Retired Educators of Pearl River County share fellowship
Published 7:00 am Saturday, February 4, 2017
Since 1971, the Pearl River County chapter of the Retired Education Personnel of Mississippi Association has worked to encourage fellowship between retired teachers in the community.
“I don’t think you ever stop being a teacher,” Vice President Deborah Craig said. “The skills you use in the classroom are the skills you apply your whole life.”
With close to 75 members, the purpose of the organization is to help retired educators maintain involvement in the betterment of the education system.
“Teaching is a calling from God; it’s a ministry,” group member Brenda Breland said.
Breland received the Teacher of the Year award for 2017.
“It was really surprising; it let’s you know that you’re appreciated,” she said.
It means even more to receive the award from her peers, Breland said.
While the award focuses on the work of educators after leaving the classroom—like President Barbara Grantham who helps out at Head and Heart tutoring 2nd and 3rd grade students—the selection committee also takes into account an educators overall experience.
After teaching 5th grade for 29 and half years at South Side Elementary, she now helps teach Sunday school at St. Matthew’s Baptist Church.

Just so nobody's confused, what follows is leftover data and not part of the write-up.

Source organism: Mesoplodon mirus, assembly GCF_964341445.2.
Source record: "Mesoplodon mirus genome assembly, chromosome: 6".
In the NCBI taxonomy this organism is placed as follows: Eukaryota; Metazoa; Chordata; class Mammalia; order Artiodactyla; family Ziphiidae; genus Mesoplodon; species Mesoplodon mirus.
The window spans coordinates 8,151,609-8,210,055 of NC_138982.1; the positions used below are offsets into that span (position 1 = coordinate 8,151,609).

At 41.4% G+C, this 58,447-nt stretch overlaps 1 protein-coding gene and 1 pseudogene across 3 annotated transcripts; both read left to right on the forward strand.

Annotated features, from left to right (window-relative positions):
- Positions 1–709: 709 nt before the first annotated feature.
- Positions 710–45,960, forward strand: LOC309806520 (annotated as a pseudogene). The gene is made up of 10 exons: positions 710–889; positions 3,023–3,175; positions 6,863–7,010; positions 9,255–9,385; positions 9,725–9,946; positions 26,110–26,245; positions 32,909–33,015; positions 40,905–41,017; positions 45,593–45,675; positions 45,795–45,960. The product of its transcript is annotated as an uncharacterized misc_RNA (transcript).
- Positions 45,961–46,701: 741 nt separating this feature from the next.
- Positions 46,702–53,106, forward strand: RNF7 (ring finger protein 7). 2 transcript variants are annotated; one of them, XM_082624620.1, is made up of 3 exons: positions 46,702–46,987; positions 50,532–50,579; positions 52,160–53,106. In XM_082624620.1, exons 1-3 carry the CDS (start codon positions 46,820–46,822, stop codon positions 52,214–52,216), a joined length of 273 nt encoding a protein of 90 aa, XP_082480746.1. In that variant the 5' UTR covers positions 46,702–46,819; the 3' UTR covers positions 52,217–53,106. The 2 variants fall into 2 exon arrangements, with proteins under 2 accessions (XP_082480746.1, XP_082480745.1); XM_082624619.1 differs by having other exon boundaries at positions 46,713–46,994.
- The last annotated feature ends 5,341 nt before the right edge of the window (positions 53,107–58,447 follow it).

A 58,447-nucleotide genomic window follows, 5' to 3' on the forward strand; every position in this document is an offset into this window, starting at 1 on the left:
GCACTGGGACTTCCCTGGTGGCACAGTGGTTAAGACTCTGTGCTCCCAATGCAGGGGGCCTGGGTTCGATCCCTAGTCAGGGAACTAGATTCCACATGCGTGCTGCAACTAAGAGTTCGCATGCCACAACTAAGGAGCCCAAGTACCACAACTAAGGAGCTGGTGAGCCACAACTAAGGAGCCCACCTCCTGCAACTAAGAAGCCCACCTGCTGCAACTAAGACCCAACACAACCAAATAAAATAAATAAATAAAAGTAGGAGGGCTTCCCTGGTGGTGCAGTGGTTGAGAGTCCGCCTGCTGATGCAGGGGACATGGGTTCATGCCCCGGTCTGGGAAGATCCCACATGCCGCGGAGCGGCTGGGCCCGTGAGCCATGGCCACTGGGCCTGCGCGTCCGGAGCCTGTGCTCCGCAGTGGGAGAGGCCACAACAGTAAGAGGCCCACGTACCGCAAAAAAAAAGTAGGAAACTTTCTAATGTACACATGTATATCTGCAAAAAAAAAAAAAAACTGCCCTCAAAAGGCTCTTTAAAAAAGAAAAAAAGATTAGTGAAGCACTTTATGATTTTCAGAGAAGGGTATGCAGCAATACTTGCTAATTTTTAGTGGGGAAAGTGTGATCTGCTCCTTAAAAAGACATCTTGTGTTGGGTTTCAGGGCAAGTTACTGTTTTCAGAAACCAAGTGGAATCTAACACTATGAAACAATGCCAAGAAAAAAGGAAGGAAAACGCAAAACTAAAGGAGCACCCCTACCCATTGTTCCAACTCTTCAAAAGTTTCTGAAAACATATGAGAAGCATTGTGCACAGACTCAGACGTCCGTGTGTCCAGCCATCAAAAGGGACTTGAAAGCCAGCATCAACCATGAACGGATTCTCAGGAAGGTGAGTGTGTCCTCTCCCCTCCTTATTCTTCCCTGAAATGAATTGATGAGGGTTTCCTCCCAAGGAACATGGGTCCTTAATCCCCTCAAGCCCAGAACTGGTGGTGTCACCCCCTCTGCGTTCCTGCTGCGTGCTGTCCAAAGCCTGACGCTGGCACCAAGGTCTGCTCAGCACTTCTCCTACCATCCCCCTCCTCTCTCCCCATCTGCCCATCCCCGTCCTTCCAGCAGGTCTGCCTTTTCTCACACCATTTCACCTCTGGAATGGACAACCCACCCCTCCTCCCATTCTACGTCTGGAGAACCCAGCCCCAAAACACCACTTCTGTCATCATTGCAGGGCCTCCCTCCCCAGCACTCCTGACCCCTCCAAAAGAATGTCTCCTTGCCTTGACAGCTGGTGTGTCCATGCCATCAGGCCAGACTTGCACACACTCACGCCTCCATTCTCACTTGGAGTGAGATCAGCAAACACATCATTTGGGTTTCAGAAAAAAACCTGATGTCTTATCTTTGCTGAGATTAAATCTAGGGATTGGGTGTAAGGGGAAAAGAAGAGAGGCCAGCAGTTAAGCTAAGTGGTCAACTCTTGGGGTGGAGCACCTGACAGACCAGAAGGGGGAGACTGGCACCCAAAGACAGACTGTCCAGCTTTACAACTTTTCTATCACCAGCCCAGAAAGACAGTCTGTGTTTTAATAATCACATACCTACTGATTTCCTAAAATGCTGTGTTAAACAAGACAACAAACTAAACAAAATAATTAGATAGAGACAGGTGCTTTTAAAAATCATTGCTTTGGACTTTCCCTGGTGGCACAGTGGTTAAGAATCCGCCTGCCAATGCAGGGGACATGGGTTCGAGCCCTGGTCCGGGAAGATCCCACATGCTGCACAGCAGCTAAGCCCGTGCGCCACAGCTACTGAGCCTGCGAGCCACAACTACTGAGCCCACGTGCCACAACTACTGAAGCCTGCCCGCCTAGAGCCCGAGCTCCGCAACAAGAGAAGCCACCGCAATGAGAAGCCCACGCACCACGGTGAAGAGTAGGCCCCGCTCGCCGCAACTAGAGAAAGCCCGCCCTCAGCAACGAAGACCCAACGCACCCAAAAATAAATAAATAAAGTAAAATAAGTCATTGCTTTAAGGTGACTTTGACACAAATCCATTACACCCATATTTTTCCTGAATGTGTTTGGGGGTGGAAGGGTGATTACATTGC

Breland’s husband, Larry Breland, who is also a retired educator and city councilman, said that last week one of his wife’s more troublesome students thanked her for motivating him in school.
He could have ended up inside the prison system, but instead turned his life around, Larry Breland said.
“It’s rewarding when you see some of your former students who have gone on to be so successful,” Brenda Breland said, including former student and now attorney Nathan Farmer.
For the group, it’s fun to share stories of their time in the classroom, Craig said.
“I miss the kids, don’t miss the work,” Brenda Breland said.
Every month, the group asks one of their seven committees to host a speaker or event.
This month, Larry Breland brought in Picayune City Manager Jim Luke, who shared stories of his education.
“I was not an A student, I’m not even sure I was a B student, but it was only because of encouragement I got from a couple of teachers,” that he succeeded, Luke said.
While other teachers may not have expected Luke to become police chief and later city manager, “I spent a lifetime proving them wrong and proving the teachers that believed in me right,” he said.
Luke thanked the former educators present on Wednesday for all that they have done for the people of Pearl River County.